When automatic payments go seriously wrong.
I usually get email while traveling and generally keep up with anything important. Although I wasn’t surprised to get an email from Washington Healthplanfinder, my health insurance agent here in Washington State, to say that my monthly payment had been automatically withdrawn from my account, I was surprised at the amount:
Note the amount: $1,116.15. My monthly premium is $375.14.
I immediately called Washington Healthcarefinder. After pressing numbers to navigate through four different menus — just to ask a billing question — and waiting five minutes on hold, a typical script-reading customer service representative answered. I told her about the problem. After asking for various information to assure I was who I said I was, she read a script that told me that emails had gone out in error. She asked if my bank had processed the withdrawal.
I admitted I hadn’t checked, and whipped out my iPad to check with my bank’s app while she was still on the phone. The transaction had not been processed.
She read another script that assured me that it wouldn’t be processed. That it was just the email that was an error. I suggested that if this was a widespread problem that an email should go out to notify subscribers of the error. She didn’t have a script for that so she didn’t have anything to say. I hung up.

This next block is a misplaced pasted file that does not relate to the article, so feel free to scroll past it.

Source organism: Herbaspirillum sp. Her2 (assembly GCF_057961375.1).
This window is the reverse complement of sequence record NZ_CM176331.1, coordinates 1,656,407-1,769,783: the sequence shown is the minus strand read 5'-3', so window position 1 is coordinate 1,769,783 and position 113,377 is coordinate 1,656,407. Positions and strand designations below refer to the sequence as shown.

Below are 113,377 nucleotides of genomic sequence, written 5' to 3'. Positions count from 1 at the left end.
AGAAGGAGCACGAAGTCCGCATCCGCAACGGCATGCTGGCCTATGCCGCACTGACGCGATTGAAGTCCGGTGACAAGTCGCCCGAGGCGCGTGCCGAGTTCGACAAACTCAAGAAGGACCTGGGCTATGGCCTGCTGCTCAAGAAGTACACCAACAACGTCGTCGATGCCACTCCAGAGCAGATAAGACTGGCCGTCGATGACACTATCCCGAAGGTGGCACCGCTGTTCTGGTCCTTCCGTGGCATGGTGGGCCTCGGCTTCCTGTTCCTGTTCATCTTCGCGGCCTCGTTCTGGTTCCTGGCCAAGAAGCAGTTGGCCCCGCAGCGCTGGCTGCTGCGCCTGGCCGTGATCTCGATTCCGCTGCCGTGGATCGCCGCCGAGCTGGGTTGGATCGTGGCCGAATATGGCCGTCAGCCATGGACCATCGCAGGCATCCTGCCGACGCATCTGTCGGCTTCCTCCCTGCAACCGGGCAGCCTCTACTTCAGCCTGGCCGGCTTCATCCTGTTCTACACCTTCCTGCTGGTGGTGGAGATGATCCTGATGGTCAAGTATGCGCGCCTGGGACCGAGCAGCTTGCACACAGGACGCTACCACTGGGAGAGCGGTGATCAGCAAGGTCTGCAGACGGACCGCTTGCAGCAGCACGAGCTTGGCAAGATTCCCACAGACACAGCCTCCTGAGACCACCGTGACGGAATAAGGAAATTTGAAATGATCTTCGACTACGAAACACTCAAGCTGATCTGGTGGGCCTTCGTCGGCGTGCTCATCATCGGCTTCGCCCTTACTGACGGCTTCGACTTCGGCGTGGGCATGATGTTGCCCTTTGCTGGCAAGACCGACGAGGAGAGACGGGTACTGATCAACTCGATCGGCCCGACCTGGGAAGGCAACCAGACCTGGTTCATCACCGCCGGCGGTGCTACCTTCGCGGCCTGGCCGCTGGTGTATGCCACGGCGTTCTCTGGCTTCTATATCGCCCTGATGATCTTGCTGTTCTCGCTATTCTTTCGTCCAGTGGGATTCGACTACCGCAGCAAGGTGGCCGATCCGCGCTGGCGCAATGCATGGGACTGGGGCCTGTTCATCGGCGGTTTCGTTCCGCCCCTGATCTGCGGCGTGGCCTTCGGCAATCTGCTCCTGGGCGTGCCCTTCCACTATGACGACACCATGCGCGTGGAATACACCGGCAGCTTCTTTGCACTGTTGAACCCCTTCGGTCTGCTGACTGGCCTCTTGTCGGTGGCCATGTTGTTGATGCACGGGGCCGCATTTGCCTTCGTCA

Two days later, on Wednesday, I got an email from my bank confirming a withdrawal from Washington Healthcare Finder:
Note the amount: $1,116.15.
I just about went ballistic. I called the bank to have the charge reversed and was told that I’d have to fill out a series of forms to get the process started.
Washington Healthcare Finder’s offices were still closed that early, but later in the day, I managed to get yet another idiotic, script-reading customer service representative on the phone. I was not kind, especially when her script informed me that the process could take several days while their accounting department researched the problem. There was lots of time wasted on hold, which further pissed me off. When she got back on the phone, I told her that their error had cost me more than an hour of my time with two calls to them and one to my bank. I asked if I would be getting compensated for my time. She said they wouldn’t compensate me for my time, but they’d “compensate me for the overcharge.”
“That’s not compensation,” I roared over the phone. “That’s a refund for your freaking error!”
Because she obviously didn’t understand the difference, she had nothing to say. I hung up.
But not before I demanded that she turn off automatic payments for my account.
Later yesterday morning — yes, two days after the initial email about the incorrect amount went out, I got this:
Is there any way they could have screwed this up more?
I’m fortunate in that I had enough money in my account to cover this unexpected withdrawal. Other people who routinely carry smaller checking account balances would likely bounce checks to other payees, setting up a nighmarish experience of explaining the problem for every bounced check and getting overdraft fees reversed. Hours of a person’s time could be wasted on this.
I recently set up automatic withdrawals for a number of organizations I do business with. It should make it easy to pay on time without any additional effort. But I’m going to re-think that strategy and make my payments through my bank’s billpay feature. This puts absolute control in my hands and would certainly prevent something like this from happening again.